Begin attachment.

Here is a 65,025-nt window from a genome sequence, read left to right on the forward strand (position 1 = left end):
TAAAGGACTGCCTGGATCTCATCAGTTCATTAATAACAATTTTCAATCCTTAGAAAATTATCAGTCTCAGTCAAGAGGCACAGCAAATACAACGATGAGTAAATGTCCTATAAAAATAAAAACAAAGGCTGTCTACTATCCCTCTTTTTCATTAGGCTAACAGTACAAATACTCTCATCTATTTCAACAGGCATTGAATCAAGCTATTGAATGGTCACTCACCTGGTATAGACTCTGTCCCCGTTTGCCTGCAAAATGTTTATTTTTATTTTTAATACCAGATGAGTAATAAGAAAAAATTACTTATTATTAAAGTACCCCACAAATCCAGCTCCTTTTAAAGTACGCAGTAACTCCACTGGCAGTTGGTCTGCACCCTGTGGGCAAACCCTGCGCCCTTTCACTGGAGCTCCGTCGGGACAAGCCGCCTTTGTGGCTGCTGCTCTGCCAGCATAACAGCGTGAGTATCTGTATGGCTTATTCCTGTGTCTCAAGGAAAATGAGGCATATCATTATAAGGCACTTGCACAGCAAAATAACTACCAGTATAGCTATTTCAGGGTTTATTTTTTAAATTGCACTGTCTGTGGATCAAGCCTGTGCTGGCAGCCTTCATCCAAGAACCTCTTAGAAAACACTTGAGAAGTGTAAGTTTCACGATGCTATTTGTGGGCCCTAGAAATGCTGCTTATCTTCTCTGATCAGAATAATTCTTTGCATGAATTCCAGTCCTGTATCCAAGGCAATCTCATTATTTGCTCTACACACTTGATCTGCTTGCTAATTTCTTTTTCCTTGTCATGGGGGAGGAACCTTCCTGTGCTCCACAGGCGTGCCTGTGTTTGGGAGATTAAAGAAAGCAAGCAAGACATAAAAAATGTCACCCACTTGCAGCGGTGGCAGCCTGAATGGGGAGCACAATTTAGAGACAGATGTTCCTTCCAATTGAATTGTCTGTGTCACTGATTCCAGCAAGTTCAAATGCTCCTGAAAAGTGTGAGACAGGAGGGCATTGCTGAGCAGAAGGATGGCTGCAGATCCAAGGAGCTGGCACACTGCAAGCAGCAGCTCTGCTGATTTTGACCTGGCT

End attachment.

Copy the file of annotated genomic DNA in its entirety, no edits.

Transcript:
Here is a 65,025-nt window from a genome sequence, read left to right on the forward strand (position 1 = left end):
TAAAGGACTGCCTGGATCTCATCAGTTCATTAATAACAATTTTCAATCCTTAGAAAATTATCAGTCTCAGTCAAGAGGCACAGCAAATACAACGATGAGTAAATGTCCTATAAAAATAAAAACAAAGGCTGTCTACTATCCCTCTTTTTCATTAGGCTAACAGTACAAATACTCTCATCTATTTCAACAGGCATTGAATCAAGCTATTGAATGGTCACTCACCTGGTATAGACTCTGTCCCCGTTTGCCTGCAAAATGTTTATTTTTATTTTTAATACCAGATGAGTAATAAGAAAAAATTACTTATTATTAAAGTACCCCACAAATCCAGCTCCTTTTAAAGTACGCAGTAACTCCACTGGCAGTTGGTCTGCACCCTGTGGGCAAACCCTGCGCCCTTTCACTGGAGCTCCGTCGGGACAAGCCGCCTTTGTGGCTGCTGCTCTGCCAGCATAACAGCGTGAGTATCTGTATGGCTTATTCCTGTGTCTCAAGGAAAATGAGGCATATCATTATAAGGCACTTGCACAGCAAAATAACTACCAGTATAGCTATTTCAGGGTTTATTTTTTAAATTGCACTGTCTGTGGATCAAGCCTGTGCTGGCAGCCTTCATCCAAGAACCTCTTAGAAAACACTTGAGAAGTGTAAGTTTCACGATGCTATTTGTGGGCCCTAGAAATGCTGCTTATCTTCTCTGATCAGAATAATTCTTTGCATGAATTCCAGTCCTGTATCCAAGGCAATCTCATTATTTGCTCTACACACTTGATCTGCTTGCTAATTTCTTTTTCCTTGTCATGGGGGAGGAACCTTCCTGTGCTCCACAGGCGTGCCTGTGTTTGGGAGATTAAAGAAAGCAAGCAAGACATAAAAAATGTCACCCACTTGCAGCGGTGGCAGCCTGAATGGGGAGCACAATTTAGAGACAGATGTTCCTTCCAATTGAATTGTCTGTGTCACTGATTCCAGCAAGTTCAAATGCTCCTGAAAAGTGTGAGACAGGAGGGCATTGCTGAGCAGAAGGATGGCTGCAGATCCAAGGAGCTGGCACACTGCAAGCAGCAGCTCTGCTGATTTTGACCTGGCT